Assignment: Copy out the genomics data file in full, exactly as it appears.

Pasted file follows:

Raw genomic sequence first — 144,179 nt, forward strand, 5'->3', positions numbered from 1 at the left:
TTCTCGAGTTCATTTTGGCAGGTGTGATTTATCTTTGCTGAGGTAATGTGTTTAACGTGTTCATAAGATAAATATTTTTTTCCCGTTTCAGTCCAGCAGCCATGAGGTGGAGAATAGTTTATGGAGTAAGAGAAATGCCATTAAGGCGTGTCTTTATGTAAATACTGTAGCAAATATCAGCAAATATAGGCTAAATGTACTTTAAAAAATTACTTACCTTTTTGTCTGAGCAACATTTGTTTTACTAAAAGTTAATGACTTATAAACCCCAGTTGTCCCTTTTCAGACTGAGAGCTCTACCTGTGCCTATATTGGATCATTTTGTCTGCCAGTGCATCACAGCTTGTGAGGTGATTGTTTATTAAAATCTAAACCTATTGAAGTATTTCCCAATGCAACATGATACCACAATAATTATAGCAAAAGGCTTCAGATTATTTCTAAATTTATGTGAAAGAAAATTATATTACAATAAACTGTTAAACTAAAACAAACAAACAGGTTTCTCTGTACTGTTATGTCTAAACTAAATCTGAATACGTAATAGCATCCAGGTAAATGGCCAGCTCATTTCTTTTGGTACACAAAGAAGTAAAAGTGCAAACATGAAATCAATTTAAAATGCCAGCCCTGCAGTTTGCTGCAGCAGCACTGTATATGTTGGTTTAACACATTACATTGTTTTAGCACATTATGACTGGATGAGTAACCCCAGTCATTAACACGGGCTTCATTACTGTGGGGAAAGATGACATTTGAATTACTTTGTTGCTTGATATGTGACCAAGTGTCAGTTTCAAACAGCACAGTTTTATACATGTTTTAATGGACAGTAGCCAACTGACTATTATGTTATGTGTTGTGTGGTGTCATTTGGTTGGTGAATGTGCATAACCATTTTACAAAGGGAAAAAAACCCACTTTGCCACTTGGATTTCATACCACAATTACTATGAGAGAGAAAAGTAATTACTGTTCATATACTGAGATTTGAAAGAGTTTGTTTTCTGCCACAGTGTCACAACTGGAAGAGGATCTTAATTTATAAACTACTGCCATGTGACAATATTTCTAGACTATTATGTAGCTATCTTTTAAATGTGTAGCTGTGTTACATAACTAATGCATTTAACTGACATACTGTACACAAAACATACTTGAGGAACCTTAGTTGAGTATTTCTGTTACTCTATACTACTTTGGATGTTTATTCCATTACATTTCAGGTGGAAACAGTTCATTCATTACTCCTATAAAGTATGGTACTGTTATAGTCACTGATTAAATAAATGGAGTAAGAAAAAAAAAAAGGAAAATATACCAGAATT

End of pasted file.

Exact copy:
Raw genomic sequence first — 144,179 nt, forward strand, 5'->3', positions numbered from 1 at the left:
TTCTCGAGTTCATTTTGGCAGGTGTGATTTATCTTTGCTGAGGTAATGTGTTTAACGTGTTCATAAGATAAATATTTTTTTCCCGTTTCAGTCCAGCAGCCATGAGGTGGAGAATAGTTTATGGAGTAAGAGAAATGCCATTAAGGCGTGTCTTTATGTAAATACTGTAGCAAATATCAGCAAATATAGGCTAAATGTACTTTAAAAAATTACTTACCTTTTTGTCTGAGCAACATTTGTTTTACTAAAAGTTAATGACTTATAAACCCCAGTTGTCCCTTTTCAGACTGAGAGCTCTACCTGTGCCTATATTGGATCATTTTGTCTGCCAGTGCATCACAGCTTGTGAGGTGATTGTTTATTAAAATCTAAACCTATTGAAGTATTTCCCAATGCAACATGATACCACAATAATTATAGCAAAAGGCTTCAGATTATTTCTAAATTTATGTGAAAGAAAATTATATTACAATAAACTGTTAAACTAAAACAAACAAACAGGTTTCTCTGTACTGTTATGTCTAAACTAAATCTGAATACGTAATAGCATCCAGGTAAATGGCCAGCTCATTTCTTTTGGTACACAAAGAAGTAAAAGTGCAAACATGAAATCAATTTAAAATGCCAGCCCTGCAGTTTGCTGCAGCAGCACTGTATATGTTGGTTTAACACATTACATTGTTTTAGCACATTATGACTGGATGAGTAACCCCAGTCATTAACACGGGCTTCATTACTGTGGGGAAAGATGACATTTGAATTACTTTGTTGCTTGATATGTGACCAAGTGTCAGTTTCAAACAGCACAGTTTTATACATGTTTTAATGGACAGTAGCCAACTGACTATTATGTTATGTGTTGTGTGGTGTCATTTGGTTGGTGAATGTGCATAACCATTTTACAAAGGGAAAAAAACCCACTTTGCCACTTGGATTTCATACCACAATTACTATGAGAGAGAAAAGTAATTACTGTTCATATACTGAGATTTGAAAGAGTTTGTTTTCTGCCACAGTGTCACAACTGGAAGAGGATCTTAATTTATAAACTACTGCCATGTGACAATATTTCTAGACTATTATGTAGCTATCTTTTAAATGTGTAGCTGTGTTACATAACTAATGCATTTAACTGACATACTGTACACAAAACATACTTGAGGAACCTTAGTTGAGTATTTCTGTTACTCTATACTACTTTGGATGTTTATTCCATTACATTTCAGGTGGAAACAGTTCATTCATTACTCCTATAAAGTATGGTACTGTTATAGTCACTGATTAAATAAATGGAGTAAGAAAAAAAAAAAGGAAAATATACCAGAATT